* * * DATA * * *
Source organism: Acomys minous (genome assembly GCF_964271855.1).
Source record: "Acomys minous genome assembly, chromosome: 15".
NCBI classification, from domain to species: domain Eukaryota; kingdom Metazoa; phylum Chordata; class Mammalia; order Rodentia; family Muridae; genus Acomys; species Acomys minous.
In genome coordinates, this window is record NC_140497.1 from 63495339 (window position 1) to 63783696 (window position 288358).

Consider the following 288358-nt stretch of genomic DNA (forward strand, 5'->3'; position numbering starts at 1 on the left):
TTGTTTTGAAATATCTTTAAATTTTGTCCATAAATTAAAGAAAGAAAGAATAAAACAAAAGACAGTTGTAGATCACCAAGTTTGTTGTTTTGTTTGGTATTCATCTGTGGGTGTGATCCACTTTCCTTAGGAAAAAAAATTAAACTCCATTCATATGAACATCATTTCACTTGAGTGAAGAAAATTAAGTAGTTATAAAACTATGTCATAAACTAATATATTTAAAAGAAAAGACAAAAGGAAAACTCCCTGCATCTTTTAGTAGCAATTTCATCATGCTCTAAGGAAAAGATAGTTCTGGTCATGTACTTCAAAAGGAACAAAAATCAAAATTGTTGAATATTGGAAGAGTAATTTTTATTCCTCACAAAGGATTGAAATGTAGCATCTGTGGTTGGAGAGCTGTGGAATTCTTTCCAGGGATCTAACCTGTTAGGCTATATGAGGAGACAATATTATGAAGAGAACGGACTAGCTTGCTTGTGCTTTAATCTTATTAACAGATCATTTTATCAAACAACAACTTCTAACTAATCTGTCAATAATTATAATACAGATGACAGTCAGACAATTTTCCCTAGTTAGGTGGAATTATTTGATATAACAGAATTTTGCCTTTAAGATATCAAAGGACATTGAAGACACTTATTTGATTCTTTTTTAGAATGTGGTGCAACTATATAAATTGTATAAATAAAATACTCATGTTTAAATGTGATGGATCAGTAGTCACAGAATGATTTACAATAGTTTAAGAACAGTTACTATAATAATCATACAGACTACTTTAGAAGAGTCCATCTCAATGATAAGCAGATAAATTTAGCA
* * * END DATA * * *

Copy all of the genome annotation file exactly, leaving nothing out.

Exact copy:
Source organism: Acomys minous (genome assembly GCF_964271855.1).
Source record: "Acomys minous genome assembly, chromosome: 15".
NCBI classification, from domain to species: domain Eukaryota; kingdom Metazoa; phylum Chordata; class Mammalia; order Rodentia; family Muridae; genus Acomys; species Acomys minous.
In genome coordinates, this window is record NC_140497.1 from 63495339 (window position 1) to 63783696 (window position 288358).

Consider the following 288358-nt stretch of genomic DNA (forward strand, 5'->3'; position numbering starts at 1 on the left):
TTGTTTTGAAATATCTTTAAATTTTGTCCATAAATTAAAGAAAGAAAGAATAAAACAAAAGACAGTTGTAGATCACCAAGTTTGTTGTTTTGTTTGGTATTCATCTGTGGGTGTGATCCACTTTCCTTAGGAAAAAAAATTAAACTCCATTCATATGAACATCATTTCACTTGAGTGAAGAAAATTAAGTAGTTATAAAACTATGTCATAAACTAATATATTTAAAAGAAAAGACAAAAGGAAAACTCCCTGCATCTTTTAGTAGCAATTTCATCATGCTCTAAGGAAAAGATAGTTCTGGTCATGTACTTCAAAAGGAACAAAAATCAAAATTGTTGAATATTGGAAGAGTAATTTTTATTCCTCACAAAGGATTGAAATGTAGCATCTGTGGTTGGAGAGCTGTGGAATTCTTTCCAGGGATCTAACCTGTTAGGCTATATGAGGAGACAATATTATGAAGAGAACGGACTAGCTTGCTTGTGCTTTAATCTTATTAACAGATCATTTTATCAAACAACAACTTCTAACTAATCTGTCAATAATTATAATACAGATGACAGTCAGACAATTTTCCCTAGTTAGGTGGAATTATTTGATATAACAGAATTTTGCCTTTAAGATATCAAAGGACATTGAAGACACTTATTTGATTCTTTTTTAGAATGTGGTGCAACTATATAAATTGTATAAATAAAATACTCATGTTTAAATGTGATGGATCAGTAGTCACAGAATGATTTACAATAGTTTAAGAACAGTTACTATAATAATCATACAGACTACTTTAGAAGAGTCCATCTCAATGATAAGCAGATAAATTTAGCA